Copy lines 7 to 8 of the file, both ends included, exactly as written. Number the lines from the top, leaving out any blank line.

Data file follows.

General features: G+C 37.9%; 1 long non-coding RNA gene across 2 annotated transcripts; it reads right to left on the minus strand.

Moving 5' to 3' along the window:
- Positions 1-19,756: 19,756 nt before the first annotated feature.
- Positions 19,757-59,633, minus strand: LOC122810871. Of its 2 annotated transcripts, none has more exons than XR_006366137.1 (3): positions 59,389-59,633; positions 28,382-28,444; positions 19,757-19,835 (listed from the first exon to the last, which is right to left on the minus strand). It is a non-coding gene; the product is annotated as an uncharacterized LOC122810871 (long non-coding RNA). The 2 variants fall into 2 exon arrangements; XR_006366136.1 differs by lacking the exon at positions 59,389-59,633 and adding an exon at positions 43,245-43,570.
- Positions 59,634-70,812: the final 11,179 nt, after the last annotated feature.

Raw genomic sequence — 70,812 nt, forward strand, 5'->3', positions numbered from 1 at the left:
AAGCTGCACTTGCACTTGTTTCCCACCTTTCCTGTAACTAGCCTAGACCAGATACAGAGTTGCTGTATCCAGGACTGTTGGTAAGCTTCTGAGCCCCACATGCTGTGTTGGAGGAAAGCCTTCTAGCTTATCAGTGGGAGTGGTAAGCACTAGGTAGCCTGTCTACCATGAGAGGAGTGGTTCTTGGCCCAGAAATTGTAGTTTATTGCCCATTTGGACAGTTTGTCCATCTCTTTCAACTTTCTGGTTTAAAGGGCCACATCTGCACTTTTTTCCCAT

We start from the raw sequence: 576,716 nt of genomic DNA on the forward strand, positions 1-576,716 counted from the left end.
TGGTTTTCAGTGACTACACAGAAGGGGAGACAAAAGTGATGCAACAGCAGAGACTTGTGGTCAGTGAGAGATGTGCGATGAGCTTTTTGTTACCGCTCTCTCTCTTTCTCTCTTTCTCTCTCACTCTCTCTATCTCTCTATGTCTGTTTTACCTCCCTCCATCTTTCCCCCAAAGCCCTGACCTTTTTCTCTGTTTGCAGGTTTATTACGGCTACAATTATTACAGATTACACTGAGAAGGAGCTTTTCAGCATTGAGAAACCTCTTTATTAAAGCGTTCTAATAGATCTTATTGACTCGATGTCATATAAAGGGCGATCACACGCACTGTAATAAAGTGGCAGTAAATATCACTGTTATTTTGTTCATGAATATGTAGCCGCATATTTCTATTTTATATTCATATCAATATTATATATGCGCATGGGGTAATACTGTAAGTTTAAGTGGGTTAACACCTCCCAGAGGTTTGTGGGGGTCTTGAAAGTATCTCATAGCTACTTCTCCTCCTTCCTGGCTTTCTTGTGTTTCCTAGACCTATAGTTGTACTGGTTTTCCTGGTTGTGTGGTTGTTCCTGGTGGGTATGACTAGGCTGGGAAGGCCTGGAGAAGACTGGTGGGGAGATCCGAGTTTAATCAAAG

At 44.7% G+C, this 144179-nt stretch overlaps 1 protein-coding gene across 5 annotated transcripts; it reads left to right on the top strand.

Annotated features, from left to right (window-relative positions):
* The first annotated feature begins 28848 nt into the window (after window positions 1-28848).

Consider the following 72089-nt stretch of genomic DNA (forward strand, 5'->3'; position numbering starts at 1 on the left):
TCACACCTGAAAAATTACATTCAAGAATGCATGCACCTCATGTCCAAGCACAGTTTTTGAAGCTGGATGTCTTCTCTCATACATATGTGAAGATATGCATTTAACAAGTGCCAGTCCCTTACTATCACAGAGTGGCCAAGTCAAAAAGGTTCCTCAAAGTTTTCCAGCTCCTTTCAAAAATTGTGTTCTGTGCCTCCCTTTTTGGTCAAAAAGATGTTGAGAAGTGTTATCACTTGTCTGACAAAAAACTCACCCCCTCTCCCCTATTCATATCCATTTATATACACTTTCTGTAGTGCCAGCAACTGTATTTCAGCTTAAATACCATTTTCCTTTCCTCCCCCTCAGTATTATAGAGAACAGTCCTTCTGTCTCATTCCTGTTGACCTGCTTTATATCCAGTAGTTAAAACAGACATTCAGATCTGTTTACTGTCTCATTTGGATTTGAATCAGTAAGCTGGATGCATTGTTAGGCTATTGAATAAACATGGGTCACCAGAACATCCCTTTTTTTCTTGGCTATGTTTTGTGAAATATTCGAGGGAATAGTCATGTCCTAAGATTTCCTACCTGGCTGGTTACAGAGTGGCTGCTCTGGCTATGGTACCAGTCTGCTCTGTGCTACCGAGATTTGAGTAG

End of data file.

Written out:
AAGCTGCACTTGCACTTGTTTCCCACCTTTCCTGTAACTAGCCTAGACCAGATACAGAGTTGCTGTATCCAGGACTGTTGGTAAGCTTCTGAGCCCCACATGCTGTGTTGGAGGAAAGCCTTCTAGCTTATCAGTGGGAGTGGTAAGCACTAGGTAGCCTGTCTACCATGAGAGGAGTGGTTCTTGGCCCAGAAATTGTAGTTTATTGCCCATTTGGACAGTTTGTCCATCTCTTTCAACTTTCTGGTTTAAAGGGCCACATCTGCACTTTTTTCCCAT

We start from the raw sequence: 576,716 nt of genomic DNA on the forward strand, positions 1-576,716 counted from the left end.